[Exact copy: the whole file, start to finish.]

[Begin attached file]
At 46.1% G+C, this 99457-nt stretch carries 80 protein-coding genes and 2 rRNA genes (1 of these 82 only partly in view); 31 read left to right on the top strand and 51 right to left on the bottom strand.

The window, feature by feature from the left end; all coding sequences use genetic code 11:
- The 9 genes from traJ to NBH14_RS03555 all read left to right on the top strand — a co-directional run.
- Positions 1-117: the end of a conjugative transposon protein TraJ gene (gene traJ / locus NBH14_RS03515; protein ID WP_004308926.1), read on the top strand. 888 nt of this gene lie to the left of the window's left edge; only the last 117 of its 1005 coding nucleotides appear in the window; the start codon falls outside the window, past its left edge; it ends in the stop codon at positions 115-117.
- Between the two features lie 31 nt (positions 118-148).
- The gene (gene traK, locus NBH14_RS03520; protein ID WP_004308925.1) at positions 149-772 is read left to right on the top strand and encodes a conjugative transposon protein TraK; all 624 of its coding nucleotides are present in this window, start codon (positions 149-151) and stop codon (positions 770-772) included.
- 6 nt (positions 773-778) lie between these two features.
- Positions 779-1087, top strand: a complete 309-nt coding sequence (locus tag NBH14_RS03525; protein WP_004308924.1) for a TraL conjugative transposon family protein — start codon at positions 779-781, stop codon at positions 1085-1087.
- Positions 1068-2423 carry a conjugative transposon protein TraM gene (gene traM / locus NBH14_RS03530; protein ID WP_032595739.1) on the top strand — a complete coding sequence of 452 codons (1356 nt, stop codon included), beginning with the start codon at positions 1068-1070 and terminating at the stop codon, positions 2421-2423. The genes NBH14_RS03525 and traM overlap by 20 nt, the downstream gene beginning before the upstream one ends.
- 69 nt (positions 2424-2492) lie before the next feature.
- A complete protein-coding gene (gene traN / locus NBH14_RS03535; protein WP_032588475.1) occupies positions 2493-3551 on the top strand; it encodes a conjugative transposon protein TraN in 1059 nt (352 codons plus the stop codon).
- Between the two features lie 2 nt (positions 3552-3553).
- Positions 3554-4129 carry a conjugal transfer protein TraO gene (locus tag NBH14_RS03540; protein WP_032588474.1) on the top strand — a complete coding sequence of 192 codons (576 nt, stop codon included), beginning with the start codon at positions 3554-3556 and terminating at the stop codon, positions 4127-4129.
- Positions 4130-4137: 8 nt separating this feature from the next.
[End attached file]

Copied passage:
At 46.1% G+C, this 99457-nt stretch carries 80 protein-coding genes and 2 rRNA genes (1 of these 82 only partly in view); 31 read left to right on the top strand and 51 right to left on the bottom strand.

The window, feature by feature from the left end; all coding sequences use genetic code 11:
- The 9 genes from traJ to NBH14_RS03555 all read left to right on the top strand — a co-directional run.
- Positions 1-117: the end of a conjugative transposon protein TraJ gene (gene traJ / locus NBH14_RS03515; protein ID WP_004308926.1), read on the top strand. 888 nt of this gene lie to the left of the window's left edge; only the last 117 of its 1005 coding nucleotides appear in the window; the start codon falls outside the window, past its left edge; it ends in the stop codon at positions 115-117.
- Between the two features lie 31 nt (positions 118-148).
- The gene (gene traK, locus NBH14_RS03520; protein ID WP_004308925.1) at positions 149-772 is read left to right on the top strand and encodes a conjugative transposon protein TraK; all 624 of its coding nucleotides are present in this window, start codon (positions 149-151) and stop codon (positions 770-772) included.
- 6 nt (positions 773-778) lie between these two features.
- Positions 779-1087, top strand: a complete 309-nt coding sequence (locus tag NBH14_RS03525; protein WP_004308924.1) for a TraL conjugative transposon family protein — start codon at positions 779-781, stop codon at positions 1085-1087.
- Positions 1068-2423 carry a conjugative transposon protein TraM gene (gene traM / locus NBH14_RS03530; protein ID WP_032595739.1) on the top strand — a complete coding sequence of 452 codons (1356 nt, stop codon included), beginning with the start codon at positions 1068-1070 and terminating at the stop codon, positions 2421-2423. The genes NBH14_RS03525 and traM overlap by 20 nt, the downstream gene beginning before the upstream one ends.
- 69 nt (positions 2424-2492) lie before the next feature.
- A complete protein-coding gene (gene traN / locus NBH14_RS03535; protein WP_032588475.1) occupies positions 2493-3551 on the top strand; it encodes a conjugative transposon protein TraN in 1059 nt (352 codons plus the stop codon).
- Between the two features lie 2 nt (positions 3552-3553).
- Positions 3554-4129 carry a conjugal transfer protein TraO gene (locus tag NBH14_RS03540; protein WP_032588474.1) on the top strand — a complete coding sequence of 192 codons (576 nt, stop codon included), beginning with the start codon at positions 3554-3556 and terminating at the stop codon, positions 4127-4129.
- Positions 4130-4137: 8 nt separating this feature from the next.